Your brain contains memory centers where millions of old memories are stored away in an orderly manner according to subjects: music you have heard, sights you have seen and tastes and smells you have experienced. Because of this orderly arrangement, it is possible for one section of a person’s brain to be damaged or destroyed without harming the other sections.
For example, someone may suffer a brain injury and “forget” how to use words, but still be able to use numbers. Sometimes people have a memory blindness due to old age or an injury. This memory blindness may take the form of preventing them from recognizing objects they see. They may look at a ball and not know what it is. But if they touch it, they can recognize it as a ball because their storehouse of “touch” memories has not been damaged.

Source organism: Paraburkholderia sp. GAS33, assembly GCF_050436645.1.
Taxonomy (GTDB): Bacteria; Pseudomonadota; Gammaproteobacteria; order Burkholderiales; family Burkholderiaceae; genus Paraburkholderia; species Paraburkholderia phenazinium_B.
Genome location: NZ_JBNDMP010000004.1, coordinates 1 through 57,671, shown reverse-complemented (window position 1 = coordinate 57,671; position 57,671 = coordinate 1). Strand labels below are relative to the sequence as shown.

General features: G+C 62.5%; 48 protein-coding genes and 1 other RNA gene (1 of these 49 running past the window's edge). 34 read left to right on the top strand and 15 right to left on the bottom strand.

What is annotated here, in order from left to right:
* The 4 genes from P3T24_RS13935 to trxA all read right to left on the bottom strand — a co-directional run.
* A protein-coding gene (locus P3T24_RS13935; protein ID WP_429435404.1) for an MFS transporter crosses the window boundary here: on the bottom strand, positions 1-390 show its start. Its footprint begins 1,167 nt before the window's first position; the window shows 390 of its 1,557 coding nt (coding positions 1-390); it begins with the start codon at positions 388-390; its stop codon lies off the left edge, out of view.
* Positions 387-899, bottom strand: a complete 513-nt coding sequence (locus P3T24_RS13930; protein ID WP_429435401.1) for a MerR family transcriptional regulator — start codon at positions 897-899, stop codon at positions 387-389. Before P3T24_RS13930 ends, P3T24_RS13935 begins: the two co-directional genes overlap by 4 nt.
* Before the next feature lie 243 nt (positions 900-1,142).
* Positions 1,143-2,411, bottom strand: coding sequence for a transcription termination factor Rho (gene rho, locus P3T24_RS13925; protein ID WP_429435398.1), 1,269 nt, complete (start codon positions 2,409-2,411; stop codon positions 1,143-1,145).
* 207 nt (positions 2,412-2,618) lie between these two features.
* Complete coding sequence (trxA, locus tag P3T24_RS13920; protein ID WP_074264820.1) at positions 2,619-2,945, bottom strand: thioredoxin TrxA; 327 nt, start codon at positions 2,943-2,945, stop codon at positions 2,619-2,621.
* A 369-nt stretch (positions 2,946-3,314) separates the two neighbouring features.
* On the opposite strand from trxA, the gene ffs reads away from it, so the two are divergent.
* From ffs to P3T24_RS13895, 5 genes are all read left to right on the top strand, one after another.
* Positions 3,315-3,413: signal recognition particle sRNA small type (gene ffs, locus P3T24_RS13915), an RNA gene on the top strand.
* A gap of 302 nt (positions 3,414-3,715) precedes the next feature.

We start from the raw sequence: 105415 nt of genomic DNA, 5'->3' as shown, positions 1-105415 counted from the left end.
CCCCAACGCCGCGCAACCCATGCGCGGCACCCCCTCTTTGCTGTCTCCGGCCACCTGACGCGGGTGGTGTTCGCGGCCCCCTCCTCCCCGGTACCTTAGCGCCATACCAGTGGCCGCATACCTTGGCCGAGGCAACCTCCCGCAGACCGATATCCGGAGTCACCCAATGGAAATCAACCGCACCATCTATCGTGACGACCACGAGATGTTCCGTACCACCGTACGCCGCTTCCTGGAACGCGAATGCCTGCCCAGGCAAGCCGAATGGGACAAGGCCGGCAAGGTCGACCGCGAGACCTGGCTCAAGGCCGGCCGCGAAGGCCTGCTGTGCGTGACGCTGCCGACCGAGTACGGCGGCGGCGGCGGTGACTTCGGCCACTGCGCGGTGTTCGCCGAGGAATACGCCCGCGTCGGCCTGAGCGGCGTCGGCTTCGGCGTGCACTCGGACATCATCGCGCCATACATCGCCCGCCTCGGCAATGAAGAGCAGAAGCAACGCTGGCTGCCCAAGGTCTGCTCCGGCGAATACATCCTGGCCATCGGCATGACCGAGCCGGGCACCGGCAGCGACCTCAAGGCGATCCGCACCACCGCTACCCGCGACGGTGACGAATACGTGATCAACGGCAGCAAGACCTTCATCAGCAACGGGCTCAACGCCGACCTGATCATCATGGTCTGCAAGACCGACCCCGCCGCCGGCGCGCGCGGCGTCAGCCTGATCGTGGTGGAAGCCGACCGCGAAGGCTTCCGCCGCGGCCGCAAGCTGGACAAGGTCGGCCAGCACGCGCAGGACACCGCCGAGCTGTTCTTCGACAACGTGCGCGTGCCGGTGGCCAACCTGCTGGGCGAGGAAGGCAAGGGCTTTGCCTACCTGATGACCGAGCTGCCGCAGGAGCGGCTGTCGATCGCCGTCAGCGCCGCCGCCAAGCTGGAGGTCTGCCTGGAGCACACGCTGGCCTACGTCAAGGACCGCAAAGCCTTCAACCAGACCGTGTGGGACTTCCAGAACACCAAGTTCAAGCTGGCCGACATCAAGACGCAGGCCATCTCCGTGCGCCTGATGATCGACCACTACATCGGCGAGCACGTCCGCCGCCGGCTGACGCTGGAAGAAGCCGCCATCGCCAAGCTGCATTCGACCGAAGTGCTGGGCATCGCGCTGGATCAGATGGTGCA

Some people suffer from amnesia, an inability to remember some or all of their past experiences. Amnesia can be caused by a shock, which makes a person forget things he does not want to remember, or by a physical injury to the brain. Doctors can often treat amnesia from a shock by hypnosis or certain drugs. But amnesia caused by physical injury causes permanent damage and cannot be cured.